My oldest in particular likes to know what she is getting in advance as the surprise is too much for her to deal with. I’ve emailed relatives to say if they are uncomfortable giving 8yo money then they could take her to the op shop themselves and watch her joy at browsing the books and deciding which to get.

    Odd because other times choice drives her crazy but that doesn’t seem to apply to book shopping at the op shop.

  3. wendy says:

    Great post, love the idea of not buying for age appropriate this is so very true.

    • Aspie in the family says:

      Thanks Wendy. Hope it helps people. We’ve had quite a few issues over buying presents in our family. It took me a while to convince some of my family to ignore the age thing and to concentrate on what my son was interested in or capable of doing. Even now I think they struggle with the fact that my son has quite narrow interests. Deb x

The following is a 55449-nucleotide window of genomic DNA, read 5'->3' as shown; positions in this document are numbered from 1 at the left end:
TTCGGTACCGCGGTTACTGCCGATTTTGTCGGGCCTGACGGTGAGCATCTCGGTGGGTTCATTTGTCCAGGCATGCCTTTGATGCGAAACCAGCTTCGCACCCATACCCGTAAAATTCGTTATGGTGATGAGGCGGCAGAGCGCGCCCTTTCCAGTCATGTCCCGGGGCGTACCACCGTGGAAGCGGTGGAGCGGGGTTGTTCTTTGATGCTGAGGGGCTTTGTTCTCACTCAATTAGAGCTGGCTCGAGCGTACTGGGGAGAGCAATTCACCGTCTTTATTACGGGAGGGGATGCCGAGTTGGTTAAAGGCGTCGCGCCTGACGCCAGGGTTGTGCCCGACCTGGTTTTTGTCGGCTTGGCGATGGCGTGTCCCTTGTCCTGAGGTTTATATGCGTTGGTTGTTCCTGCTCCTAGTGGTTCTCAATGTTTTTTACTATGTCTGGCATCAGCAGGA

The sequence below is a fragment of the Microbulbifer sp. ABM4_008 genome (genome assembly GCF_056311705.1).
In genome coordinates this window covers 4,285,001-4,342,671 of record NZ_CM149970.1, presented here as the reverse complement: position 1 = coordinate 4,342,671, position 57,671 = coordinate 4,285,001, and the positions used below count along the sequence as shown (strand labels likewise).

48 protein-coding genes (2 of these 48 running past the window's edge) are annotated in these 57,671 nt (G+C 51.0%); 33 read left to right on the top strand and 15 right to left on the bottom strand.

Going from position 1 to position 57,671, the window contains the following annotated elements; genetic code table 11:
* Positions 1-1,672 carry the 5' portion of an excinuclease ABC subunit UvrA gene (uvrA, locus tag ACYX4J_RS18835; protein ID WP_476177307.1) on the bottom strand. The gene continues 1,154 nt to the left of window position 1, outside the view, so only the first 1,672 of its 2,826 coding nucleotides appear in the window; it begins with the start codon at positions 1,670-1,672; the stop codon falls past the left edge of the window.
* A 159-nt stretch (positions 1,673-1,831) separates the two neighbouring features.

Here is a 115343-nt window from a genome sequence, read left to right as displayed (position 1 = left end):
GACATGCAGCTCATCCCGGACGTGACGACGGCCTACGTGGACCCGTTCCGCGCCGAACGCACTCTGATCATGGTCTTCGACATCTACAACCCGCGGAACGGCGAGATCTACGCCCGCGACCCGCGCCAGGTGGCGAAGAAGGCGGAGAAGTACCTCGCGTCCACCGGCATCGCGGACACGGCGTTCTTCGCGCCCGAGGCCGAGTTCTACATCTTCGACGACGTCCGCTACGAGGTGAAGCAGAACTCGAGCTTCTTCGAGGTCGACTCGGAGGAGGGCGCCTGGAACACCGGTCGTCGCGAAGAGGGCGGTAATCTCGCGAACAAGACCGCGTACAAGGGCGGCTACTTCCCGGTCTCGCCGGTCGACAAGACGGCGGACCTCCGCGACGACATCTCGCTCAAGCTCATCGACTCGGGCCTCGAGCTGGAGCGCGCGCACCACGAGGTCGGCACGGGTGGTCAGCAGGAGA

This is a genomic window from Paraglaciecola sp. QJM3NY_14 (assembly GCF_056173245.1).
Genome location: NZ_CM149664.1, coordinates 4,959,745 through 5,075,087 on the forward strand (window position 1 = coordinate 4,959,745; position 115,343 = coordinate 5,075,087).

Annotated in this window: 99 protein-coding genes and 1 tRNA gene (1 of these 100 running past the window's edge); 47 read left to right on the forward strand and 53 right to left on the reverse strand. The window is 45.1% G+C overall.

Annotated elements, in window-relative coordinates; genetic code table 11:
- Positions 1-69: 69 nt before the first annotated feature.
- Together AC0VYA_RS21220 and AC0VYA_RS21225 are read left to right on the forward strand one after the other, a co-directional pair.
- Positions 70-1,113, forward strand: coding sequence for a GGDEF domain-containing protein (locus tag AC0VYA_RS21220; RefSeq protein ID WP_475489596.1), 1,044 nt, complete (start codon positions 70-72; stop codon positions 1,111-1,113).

4. Jazzygal says:

    Great advice. When our Wiiboy was younger anything Thomas the Tank was good! Now it’s xbox live and games. I’m still shuddering at the thoughts of an xbox malfunction……

    xx Jazzy

    • Aspie in the family says:

      Thanks Jazzygal. You won’t believe it but the xbox has failed again and our son has not coped. Its awful; I can’t believe how much he loved his xbox. I’m trying desperately to comfort him and help him see that things do break and that he has to be patient while we try and sort things out. But he finds this so hard, bless him. Deb x